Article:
The Hampton National Historic Park in Maryland, takes Black History Month very seriously. So much so that they refuse to contain the celebration to its scheduled 28 days in February, and observe Black history “every month.” In accordance with their tradition, the park has decided to allow visitors to be a “Slave for a Day” on July 8.
Park ranger and event organizer Angela Roberts-Burton—a Black woman—thought the promotion would be a good learning experience for those yearning to be treated like slaves. “By no means am I trying to, or are we the Park Service, trying to assimilate the atrocities that slave African-Americans endured,” she said. “This is just a glimpse of the hard work, being out in the heat and sun.”
According to an announcement which has since been re-worded on their website, this is the “first time ever” that the park has tried the slave-inspired excursion, which allows patrons to “carry buckets of water with a yoke on your shoulders!”
Roberts-Burton claims to have received 50 emails complaining about the exclamation points and wording used in the advertisement.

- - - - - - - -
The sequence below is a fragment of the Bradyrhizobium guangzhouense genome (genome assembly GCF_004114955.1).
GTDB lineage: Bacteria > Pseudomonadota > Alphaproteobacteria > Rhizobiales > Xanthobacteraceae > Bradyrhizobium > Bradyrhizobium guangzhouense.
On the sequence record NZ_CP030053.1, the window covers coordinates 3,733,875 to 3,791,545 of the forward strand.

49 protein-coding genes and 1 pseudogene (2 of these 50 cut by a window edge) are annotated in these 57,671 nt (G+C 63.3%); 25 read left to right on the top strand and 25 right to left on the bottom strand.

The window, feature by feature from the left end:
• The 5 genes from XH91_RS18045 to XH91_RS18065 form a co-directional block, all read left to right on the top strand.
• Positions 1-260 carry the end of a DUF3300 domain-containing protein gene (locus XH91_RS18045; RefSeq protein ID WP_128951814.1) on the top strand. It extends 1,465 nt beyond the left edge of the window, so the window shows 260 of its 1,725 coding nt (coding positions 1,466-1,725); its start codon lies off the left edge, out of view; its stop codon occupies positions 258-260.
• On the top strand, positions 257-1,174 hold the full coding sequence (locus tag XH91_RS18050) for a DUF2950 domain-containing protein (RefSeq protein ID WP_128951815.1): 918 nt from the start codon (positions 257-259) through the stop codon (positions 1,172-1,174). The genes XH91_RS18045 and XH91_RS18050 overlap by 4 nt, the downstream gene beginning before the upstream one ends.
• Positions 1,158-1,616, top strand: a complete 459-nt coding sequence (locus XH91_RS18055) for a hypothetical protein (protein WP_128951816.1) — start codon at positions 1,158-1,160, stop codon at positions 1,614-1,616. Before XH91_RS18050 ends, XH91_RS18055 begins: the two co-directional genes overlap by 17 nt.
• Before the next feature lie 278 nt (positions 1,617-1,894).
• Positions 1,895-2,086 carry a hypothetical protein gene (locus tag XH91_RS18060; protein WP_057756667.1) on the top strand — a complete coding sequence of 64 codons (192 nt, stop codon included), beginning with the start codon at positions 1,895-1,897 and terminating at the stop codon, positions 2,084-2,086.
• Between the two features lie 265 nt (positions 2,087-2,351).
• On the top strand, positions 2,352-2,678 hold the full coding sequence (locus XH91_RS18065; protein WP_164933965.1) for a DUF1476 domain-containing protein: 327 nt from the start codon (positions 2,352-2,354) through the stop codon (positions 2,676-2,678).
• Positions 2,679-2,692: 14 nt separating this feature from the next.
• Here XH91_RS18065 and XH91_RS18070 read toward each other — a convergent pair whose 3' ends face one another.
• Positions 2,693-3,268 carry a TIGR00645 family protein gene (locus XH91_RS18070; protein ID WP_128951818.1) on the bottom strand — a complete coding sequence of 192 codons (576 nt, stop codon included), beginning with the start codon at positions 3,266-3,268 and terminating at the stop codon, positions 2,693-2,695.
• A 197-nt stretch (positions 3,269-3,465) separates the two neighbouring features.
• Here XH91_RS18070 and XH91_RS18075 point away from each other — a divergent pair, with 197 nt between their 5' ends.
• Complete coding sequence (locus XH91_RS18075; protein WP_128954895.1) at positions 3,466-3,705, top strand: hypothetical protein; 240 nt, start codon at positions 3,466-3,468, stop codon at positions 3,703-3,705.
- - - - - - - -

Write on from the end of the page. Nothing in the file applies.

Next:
Anthony Fugett, vice president of a local chapter of the NAACP, defended the plan, but blasted the execution. “The event was well-intentioned, but the name may have been inappropriate, and I'm glad to see they changed it,” he said. “I don't see it as a menacing event at all. Slavery is a part of the history of the country and the state of Maryland. The one thing we don't want is for our history to be missed, and sometimes it's good to get a perspective of a day in the life of a slave.”
With a background that includes extensive studying of the “African-diaspora” and a master's degree from Howard University, Roberts-Burton created a Facebook page to defend herself, noting that the “people who are complaining about this are people who don't even come here.”
For now the event is still scheduled to take place, but given the response to Adida's “slave shackle” sneakers, a college educated woman like Roberts-Burton should have expected the backlash.
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Photo: Themes in American History